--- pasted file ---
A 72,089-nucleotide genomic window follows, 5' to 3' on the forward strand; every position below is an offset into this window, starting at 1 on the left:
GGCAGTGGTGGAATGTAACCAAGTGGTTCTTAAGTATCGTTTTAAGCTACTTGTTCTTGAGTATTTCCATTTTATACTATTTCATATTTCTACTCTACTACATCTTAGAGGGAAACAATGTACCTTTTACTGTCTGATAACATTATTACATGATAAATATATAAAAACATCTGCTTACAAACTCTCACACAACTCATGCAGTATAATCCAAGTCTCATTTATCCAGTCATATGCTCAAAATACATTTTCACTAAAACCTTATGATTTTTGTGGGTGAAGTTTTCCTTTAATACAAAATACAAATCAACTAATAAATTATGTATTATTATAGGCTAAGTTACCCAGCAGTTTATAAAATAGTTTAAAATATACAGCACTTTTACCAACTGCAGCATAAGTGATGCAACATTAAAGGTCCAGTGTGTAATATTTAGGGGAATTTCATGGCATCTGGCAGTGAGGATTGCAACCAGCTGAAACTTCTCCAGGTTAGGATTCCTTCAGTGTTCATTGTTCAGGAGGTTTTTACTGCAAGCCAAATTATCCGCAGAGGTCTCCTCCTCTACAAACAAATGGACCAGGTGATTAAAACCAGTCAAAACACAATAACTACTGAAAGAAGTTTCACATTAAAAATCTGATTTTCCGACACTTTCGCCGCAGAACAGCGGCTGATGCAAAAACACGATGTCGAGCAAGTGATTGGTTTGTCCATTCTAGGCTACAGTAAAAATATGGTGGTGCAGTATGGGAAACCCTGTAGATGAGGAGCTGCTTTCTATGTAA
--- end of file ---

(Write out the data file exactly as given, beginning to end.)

A 72,089-nucleotide genomic window follows, 5' to 3' on the forward strand; every position below is an offset into this window, starting at 1 on the left:
GGCAGTGGTGGAATGTAACCAAGTGGTTCTTAAGTATCGTTTTAAGCTACTTGTTCTTGAGTATTTCCATTTTATACTATTTCATATTTCTACTCTACTACATCTTAGAGGGAAACAATGTACCTTTTACTGTCTGATAACATTATTACATGATAAATATATAAAAACATCTGCTTACAAACTCTCACACAACTCATGCAGTATAATCCAAGTCTCATTTATCCAGTCATATGCTCAAAATACATTTTCACTAAAACCTTATGATTTTTGTGGGTGAAGTTTTCCTTTAATACAAAATACAAATCAACTAATAAATTATGTATTATTATAGGCTAAGTTACCCAGCAGTTTATAAAATAGTTTAAAATATACAGCACTTTTACCAACTGCAGCATAAGTGATGCAACATTAAAGGTCCAGTGTGTAATATTTAGGGGAATTTCATGGCATCTGGCAGTGAGGATTGCAACCAGCTGAAACTTCTCCAGGTTAGGATTCCTTCAGTGTTCATTGTTCAGGAGGTTTTTACTGCAAGCCAAATTATCCGCAGAGGTCTCCTCCTCTACAAACAAATGGACCAGGTGATTAAAACCAGTCAAAACACAATAACTACTGAAAGAAGTTTCACATTAAAAATCTGATTTTCCGACACTTTCGCCGCAGAACAGCGGCTGATGCAAAAACACGATGTCGAGCAAGTGATTGGTTTGTCCATTCTAGGCTACAGTAAAAATATGGTGGTGCAGTATGGGAAACCCTGTAGATGAGGAGCTGCTTTCTATGTAA